Families saving: According to a Family Finances Report by Aviva, families have seen their finances improve over the past year, resulting in a boost to their savings despite the recession. Families take home £2,150 a month on average, after taxes and before paying bills, an above-inflation 4 per cent rise on 12 months ago. (Scotsman page 10)

Rates relief: The Scottish Government is reforming the rates relief that vacant business premises are eligible for. The changes could bring 5,500 empty properties back into use by reducing the relief on commercial properties that have been empty for more than 3 months from 50% to 10%. The Scottish Council for Development and Industry has already warned that the plans could have a “negative economic impact”. (Scotsman page 12)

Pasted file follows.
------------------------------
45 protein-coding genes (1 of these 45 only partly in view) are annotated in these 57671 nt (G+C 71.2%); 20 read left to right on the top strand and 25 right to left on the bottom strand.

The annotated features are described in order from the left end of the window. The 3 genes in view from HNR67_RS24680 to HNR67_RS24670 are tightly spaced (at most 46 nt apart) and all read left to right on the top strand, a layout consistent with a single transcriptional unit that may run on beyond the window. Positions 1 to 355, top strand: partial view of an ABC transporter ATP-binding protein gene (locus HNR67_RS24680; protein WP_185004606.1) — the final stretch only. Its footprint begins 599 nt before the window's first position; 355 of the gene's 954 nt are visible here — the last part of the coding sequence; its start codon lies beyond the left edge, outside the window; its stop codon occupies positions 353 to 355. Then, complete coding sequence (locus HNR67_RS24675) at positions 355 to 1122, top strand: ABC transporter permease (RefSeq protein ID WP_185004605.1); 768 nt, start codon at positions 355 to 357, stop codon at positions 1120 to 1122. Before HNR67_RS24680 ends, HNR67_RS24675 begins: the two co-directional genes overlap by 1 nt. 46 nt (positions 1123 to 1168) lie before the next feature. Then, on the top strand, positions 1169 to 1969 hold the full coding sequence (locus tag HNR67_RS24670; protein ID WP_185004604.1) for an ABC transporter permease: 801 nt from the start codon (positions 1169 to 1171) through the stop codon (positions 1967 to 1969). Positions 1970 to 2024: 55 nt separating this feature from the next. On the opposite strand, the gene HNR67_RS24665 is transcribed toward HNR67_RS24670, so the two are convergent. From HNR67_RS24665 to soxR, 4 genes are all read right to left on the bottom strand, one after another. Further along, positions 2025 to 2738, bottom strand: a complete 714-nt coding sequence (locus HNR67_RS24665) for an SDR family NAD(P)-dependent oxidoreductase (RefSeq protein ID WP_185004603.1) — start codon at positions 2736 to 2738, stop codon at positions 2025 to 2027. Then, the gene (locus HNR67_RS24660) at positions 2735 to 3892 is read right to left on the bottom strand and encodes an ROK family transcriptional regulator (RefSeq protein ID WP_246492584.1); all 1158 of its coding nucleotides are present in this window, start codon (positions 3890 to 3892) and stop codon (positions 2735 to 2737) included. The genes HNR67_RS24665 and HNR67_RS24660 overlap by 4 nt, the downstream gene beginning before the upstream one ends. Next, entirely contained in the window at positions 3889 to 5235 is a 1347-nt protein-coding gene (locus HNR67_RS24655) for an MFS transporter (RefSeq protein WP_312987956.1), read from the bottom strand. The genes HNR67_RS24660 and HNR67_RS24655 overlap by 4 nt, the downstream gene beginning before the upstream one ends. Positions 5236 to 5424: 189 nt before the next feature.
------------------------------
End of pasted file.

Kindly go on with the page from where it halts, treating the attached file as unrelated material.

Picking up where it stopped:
Interest rates on hold: Interest rates will stay at a record low for five more years, according to Jonathan Samuels, chief executive of lender Dragonfly Property Finance. (Express page 1)

Pasty tax: Ian Bell in the Herald comments on the scrapping of the Pasty tax.

Renewable energy: Energy from gas power stations has been rebranded as a green, low-carbon source of power by an €80 billion (£64bn) European Union programme. This development comes as a report from the International Energy Agency (IEA) predicted a “golden age for gas”, which threatens renewable energy. (Guardian page 4, Gordon Wilson in the Courier comments on the future of Scotland’s energy market)